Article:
With cannabis products slowly making their way into the homes of North Americans to treat various ailments and promote relaxation, you may be wondering about the health benefits and the psychoactive effects of CBD.
It is first important to note that there are major differences between using THC and CBD. Generally, people tend to think of CBD as “non-psychoactive,” meaning it does not cause the classic euphoric “high” of its cannabinoid cousin, THC. However, CBD is not without its own potential benefits to our well-being.
Dr. Abraham Benavides, MD
Published June 10, 2021
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Let’s put this into perspective: CBD should be thought of as “non-intoxicating,” rather than “non-psychotropic.” Accumulated evidence demonstrates that, to a limited extent, CBD may positively influence issues with anxiety, trouble sleeping, psychotic symptoms, and depression. Larger, randomized controlled clinical studies are required to further determine and characterize these effects, but so far, the information collected is promising.
In our brain and spinal cord, CB1 receptors are found in abundance. Yet CBD does not directly act on them. Instead, it changes the effect that direct agents, like THC, have on CB (cannabinoid) receptors. Further pre-clinical biochemical investigation shows that CBD’s potential alleviating effects stem from its interaction with various receptors like 5HT1A (serotonin) and BDNF. This may explain some anti-anxiety and anti-depressant effects. The observed antipsychotic effects of CBD in small human studies likely relates to activation of TRVP1 receptors. Many other receptors have also been identified to interact with CBD, and further clinical investigation into its possible effects on psychiatric disorders are necessary and underway.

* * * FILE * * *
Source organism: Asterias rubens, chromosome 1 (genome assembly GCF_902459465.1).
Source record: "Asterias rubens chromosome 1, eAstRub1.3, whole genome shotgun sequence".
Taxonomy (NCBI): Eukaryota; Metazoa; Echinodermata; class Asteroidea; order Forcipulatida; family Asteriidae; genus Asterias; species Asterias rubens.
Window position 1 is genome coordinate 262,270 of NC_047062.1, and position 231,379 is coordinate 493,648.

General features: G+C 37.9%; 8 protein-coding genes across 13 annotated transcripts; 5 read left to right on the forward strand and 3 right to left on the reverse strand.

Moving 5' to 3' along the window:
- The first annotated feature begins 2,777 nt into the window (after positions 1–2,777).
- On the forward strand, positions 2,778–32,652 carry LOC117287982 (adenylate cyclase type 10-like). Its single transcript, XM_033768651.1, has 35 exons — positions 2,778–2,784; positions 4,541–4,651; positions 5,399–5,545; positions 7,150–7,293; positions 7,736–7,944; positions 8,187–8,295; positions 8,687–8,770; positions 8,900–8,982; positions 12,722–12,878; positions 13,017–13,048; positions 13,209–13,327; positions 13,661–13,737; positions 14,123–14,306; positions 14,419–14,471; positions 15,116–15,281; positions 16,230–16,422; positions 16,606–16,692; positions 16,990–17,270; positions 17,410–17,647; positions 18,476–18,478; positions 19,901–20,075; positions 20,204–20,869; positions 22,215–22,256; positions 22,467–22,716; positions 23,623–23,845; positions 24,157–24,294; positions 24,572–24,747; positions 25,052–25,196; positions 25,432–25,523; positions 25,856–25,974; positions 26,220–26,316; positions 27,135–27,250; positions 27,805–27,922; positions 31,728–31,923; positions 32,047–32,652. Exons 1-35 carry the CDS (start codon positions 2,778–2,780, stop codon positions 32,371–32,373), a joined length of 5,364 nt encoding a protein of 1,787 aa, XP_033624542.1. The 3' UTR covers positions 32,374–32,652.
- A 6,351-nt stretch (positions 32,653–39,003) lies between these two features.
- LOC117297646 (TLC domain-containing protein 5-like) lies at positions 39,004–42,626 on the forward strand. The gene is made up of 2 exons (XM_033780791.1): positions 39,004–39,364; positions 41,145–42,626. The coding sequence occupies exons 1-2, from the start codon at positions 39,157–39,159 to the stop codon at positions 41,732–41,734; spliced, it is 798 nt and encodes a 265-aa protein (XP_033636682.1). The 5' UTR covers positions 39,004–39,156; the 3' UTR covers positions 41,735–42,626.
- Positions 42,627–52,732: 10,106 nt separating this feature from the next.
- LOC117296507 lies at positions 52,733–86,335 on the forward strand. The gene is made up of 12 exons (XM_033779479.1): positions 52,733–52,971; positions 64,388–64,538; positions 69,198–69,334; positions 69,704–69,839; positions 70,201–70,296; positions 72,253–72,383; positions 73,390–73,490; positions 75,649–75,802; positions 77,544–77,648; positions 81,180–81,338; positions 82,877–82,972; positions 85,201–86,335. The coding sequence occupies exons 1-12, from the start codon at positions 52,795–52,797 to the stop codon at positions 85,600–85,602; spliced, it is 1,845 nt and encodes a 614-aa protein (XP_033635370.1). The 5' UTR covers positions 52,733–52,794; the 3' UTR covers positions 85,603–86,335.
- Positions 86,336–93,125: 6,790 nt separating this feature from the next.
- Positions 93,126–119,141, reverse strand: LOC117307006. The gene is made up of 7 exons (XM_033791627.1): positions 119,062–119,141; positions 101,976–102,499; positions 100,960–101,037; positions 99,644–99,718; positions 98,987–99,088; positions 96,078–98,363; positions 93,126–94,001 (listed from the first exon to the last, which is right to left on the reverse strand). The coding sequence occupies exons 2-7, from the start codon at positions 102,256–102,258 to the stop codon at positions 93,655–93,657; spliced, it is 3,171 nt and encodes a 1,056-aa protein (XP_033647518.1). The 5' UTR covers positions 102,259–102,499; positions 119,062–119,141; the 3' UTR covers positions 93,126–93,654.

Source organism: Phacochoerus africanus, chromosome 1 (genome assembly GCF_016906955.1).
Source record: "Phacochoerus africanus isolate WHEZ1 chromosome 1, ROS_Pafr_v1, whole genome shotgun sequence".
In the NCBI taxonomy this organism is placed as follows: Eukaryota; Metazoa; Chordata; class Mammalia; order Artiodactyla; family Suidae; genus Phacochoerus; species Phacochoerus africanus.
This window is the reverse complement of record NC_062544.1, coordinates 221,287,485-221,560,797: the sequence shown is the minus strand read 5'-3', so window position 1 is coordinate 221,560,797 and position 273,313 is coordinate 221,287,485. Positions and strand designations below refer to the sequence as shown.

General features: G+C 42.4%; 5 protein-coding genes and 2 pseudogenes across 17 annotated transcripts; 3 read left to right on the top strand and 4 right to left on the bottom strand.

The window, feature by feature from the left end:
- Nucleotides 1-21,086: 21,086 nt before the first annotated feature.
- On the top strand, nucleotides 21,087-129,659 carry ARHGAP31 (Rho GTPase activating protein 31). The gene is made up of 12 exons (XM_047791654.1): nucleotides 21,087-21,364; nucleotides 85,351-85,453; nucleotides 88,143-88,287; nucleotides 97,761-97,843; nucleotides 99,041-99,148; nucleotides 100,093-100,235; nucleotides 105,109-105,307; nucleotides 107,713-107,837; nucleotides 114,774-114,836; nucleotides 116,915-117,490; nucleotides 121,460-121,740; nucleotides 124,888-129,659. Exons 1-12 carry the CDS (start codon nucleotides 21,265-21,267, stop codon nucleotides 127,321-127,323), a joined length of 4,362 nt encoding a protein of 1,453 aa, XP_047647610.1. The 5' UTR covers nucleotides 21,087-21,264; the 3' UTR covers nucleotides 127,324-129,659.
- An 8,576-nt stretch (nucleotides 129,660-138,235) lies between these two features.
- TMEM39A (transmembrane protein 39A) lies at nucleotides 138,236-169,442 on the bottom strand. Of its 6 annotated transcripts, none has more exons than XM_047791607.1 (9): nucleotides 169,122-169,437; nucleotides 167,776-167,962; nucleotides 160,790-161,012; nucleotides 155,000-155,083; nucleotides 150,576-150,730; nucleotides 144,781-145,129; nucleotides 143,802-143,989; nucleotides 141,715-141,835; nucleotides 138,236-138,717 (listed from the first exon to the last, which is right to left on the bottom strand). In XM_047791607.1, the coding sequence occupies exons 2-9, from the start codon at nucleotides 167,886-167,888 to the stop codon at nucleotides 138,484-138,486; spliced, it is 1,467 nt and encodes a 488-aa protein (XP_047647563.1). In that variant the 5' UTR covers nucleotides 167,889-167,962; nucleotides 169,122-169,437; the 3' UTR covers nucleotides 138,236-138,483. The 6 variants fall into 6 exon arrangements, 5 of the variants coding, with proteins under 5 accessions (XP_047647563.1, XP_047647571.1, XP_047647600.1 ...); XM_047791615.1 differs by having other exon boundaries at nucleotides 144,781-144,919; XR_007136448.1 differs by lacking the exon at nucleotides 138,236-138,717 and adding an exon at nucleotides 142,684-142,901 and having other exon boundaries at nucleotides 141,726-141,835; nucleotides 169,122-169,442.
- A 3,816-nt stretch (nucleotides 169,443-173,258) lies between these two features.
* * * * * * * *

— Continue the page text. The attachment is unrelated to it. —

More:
While such high levels may not be necessary nor practical for the average cannabis plant consumers to achieve of feel the effects they desire, you should always tell your doctor before considering a CBD regimen. They know your medical history and may decide to adjust medication dosages or routinely monitor your liver enzymes. Never abruptly stop or decrease your own medication dose without speaking to your healthcare provider first. Variables like history, height, weight, biological gender, prescriptions, CBD dose, and liver enzyme activity means that CBD dosing is not an exact science for everyone.
Several factors influence how CBD will make you feel. Whether you take CBD gummies or try lollipops, it’s important to check with a healthcare professional before upping your dosage.
Frequently Asked Questions
What does CBD feel like?
A healthy consumer would likely say, “Nothing!”. Data shows CBD is non-intoxicating and has generally opposite effects of THC. CBD is of special research interest for multiple conditions including psychiatric afflictions – but has yet to be confirmed.
What are some common medical reasons for taking CBD?
So far, the only approved clinical indications for taking CBD are the rare childhood seizure disorders called Lennox-Gastaut and Dravet syndrome. Other individuals may take CBD as a potentially alleviating and anecdotally beneficial compound to improve their subjective wellbeing – notwithstanding only having promising, yet pre-clinical data at this time.
Dr. Benavides is an alum and full-tuition merit scholar of the George Washington University School of Medicine, where he founded the Cannabis as Medicine Interest Group. CANMIG is the first educational cannabis student interest group for physicians-in-training at a U.S. medical school. He is an incoming resident Family Physician in Seattle, WA. Abraham enjoys cooking new recipes, playing Nintendo games, and hiking the great outdoors with his adventurous pug.